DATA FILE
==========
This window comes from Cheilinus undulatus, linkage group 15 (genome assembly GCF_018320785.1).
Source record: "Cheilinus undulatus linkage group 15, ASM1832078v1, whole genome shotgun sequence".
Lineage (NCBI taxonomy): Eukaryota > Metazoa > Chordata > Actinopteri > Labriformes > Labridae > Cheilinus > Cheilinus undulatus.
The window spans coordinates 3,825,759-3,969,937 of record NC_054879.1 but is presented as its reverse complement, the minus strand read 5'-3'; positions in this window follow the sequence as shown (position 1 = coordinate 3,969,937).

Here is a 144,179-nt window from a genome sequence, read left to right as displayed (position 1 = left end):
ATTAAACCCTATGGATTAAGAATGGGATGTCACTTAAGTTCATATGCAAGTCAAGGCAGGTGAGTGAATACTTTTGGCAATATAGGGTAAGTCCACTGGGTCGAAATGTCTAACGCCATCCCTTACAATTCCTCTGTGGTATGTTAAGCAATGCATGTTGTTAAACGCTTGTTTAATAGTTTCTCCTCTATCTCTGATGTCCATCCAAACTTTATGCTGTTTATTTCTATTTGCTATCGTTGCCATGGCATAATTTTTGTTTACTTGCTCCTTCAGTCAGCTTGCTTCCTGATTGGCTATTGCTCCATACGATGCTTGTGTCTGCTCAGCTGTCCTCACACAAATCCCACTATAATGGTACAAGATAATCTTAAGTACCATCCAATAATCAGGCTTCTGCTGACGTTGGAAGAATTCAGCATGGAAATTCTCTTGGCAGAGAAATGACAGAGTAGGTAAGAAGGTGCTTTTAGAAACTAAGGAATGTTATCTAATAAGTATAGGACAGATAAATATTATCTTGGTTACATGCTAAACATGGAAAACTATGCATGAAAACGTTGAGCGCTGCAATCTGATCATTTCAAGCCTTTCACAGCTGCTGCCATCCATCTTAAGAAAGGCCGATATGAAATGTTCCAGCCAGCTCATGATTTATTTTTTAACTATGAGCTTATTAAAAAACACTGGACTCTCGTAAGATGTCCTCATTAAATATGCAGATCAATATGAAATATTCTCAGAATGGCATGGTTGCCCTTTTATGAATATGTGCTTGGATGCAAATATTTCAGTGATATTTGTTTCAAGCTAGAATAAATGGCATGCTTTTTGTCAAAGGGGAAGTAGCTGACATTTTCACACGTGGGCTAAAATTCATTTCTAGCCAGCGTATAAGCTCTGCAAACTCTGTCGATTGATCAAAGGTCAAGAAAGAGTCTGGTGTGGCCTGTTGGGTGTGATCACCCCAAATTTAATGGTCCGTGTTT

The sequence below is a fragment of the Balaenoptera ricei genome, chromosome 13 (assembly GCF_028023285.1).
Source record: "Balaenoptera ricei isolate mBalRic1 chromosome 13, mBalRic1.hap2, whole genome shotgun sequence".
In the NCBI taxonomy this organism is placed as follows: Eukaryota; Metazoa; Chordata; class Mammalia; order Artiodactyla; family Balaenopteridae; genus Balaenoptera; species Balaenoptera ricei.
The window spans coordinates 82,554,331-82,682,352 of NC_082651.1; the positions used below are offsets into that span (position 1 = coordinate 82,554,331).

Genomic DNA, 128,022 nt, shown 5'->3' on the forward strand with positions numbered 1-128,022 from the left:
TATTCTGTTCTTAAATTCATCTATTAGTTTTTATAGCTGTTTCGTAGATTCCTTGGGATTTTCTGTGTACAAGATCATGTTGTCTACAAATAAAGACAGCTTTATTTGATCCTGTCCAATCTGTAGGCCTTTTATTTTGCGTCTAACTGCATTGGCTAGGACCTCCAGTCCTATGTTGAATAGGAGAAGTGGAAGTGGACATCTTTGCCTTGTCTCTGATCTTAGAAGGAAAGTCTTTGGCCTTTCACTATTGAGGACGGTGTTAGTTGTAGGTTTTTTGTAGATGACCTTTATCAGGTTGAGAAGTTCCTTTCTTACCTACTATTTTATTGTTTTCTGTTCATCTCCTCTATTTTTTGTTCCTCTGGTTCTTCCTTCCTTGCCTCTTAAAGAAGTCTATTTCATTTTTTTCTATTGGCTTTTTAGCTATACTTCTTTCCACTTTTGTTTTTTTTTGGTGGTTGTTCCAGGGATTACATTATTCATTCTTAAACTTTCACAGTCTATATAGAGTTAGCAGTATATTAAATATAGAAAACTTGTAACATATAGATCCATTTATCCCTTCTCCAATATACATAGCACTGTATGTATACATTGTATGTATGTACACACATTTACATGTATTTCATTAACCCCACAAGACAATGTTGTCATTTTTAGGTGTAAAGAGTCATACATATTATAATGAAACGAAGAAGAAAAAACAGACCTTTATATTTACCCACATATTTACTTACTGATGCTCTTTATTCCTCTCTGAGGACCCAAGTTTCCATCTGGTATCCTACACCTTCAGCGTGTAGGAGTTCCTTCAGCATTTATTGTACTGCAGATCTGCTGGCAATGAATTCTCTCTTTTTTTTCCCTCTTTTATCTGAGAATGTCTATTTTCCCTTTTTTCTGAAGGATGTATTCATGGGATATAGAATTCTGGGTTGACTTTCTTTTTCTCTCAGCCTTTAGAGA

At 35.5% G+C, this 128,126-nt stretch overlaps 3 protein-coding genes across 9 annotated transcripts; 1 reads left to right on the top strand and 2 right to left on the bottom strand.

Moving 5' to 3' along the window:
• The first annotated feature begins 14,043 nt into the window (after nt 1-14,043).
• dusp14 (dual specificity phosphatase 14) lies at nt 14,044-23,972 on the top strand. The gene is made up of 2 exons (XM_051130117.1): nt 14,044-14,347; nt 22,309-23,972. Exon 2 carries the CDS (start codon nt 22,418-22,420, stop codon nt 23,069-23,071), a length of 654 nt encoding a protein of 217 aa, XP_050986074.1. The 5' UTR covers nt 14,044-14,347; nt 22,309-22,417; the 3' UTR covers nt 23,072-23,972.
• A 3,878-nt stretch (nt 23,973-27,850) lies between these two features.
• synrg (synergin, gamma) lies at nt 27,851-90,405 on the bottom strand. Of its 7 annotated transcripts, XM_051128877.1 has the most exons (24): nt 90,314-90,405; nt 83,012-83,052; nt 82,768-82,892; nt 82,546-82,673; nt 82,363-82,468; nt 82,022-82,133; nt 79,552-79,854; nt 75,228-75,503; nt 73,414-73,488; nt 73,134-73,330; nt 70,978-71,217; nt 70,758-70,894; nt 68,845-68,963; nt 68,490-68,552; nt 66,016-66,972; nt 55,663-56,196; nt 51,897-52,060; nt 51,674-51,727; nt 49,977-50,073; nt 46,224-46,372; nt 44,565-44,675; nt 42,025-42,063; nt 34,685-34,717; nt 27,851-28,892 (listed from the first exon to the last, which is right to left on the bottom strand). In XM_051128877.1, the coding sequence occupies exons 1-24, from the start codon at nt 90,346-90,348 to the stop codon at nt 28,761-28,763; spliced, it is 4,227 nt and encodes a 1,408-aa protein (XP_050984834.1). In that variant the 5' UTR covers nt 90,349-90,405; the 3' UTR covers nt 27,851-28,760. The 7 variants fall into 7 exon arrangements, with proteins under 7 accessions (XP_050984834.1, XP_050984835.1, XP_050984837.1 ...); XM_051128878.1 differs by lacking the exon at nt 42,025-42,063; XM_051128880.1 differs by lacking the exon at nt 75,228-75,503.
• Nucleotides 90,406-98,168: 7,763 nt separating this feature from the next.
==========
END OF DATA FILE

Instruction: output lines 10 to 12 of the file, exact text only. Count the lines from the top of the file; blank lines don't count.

The window spans coordinates 82,554,331-82,682,352 of NC_082651.1; the positions used below are offsets into that span (position 1 = coordinate 82,554,331).

Genomic DNA, 128,022 nt, shown 5'->3' on the forward strand with positions numbered 1-128,022 from the left:
TATTCTGTTCTTAAATTCATCTATTAGTTTTTATAGCTGTTTCGTAGATTCCTTGGGATTTTCTGTGTACAAGATCATGTTGTCTACAAATAAAGACAGCTTTATTTGATCCTGTCCAATCTGTAGGCCTTTTATTTTGCGTCTAACTGCATTGGCTAGGACCTCCAGTCCTATGTTGAATAGGAGAAGTGGAAGTGGACATCTTTGCCTTGTCTCTGATCTTAGAAGGAAAGTCTTTGGCCTTTCACTATTGAGGACGGTGTTAGTTGTAGGTTTTTTGTAGATGACCTTTATCAGGTTGAGAAGTTCCTTTCTTACCTACTATTTTATTGTTTTCTGTTCATCTCCTCTATTTTTTGTTCCTCTGGTTCTTCCTTCCTTGCCTCTTAAAGAAGTCTATTTCATTTTTTTCTATTGGCTTTTTAGCTATACTTCTTTCCACTTTTGTTTTTTTTTGGTGGTTGTTCCAGGGATTACATTATTCATTCTTAAACTTTCACAGTCTATATAGAGTTAGCAGTATATTAAATATAGAAAACTTGTAACATATAGATCCATTTATCCCTTCTCCAATATACATAGCACTGTATGTATACATTGTATGTATGTACACACATTTACATGTATTTCATTAACCCCACAAGACAATGTTGTCATTTTTAGGTGTAAAGAGTCATACATATTATAATGAAACGAAGAAGAAAAAACAGACCTTTATATTTACCCACATATTTACTTACTGATGCTCTTTATTCCTCTCTGAGGACCCAAGTTTCCATCTGGTATCCTACACCTTCAGCGTGTAGGAGTTCCTTCAGCATTTATTGTACTGCAGATCTGCTGGCAATGAATTCTCTCTTTTTTTTCCCTCTTTTATCTGAGAATGTCTATTTTCCCTTTTTTCTGAAGGATGTATTCATGGGATATAGAATTCTGGGTTGACTTTCTTTTTCTCTCAGCCTTTAGAGA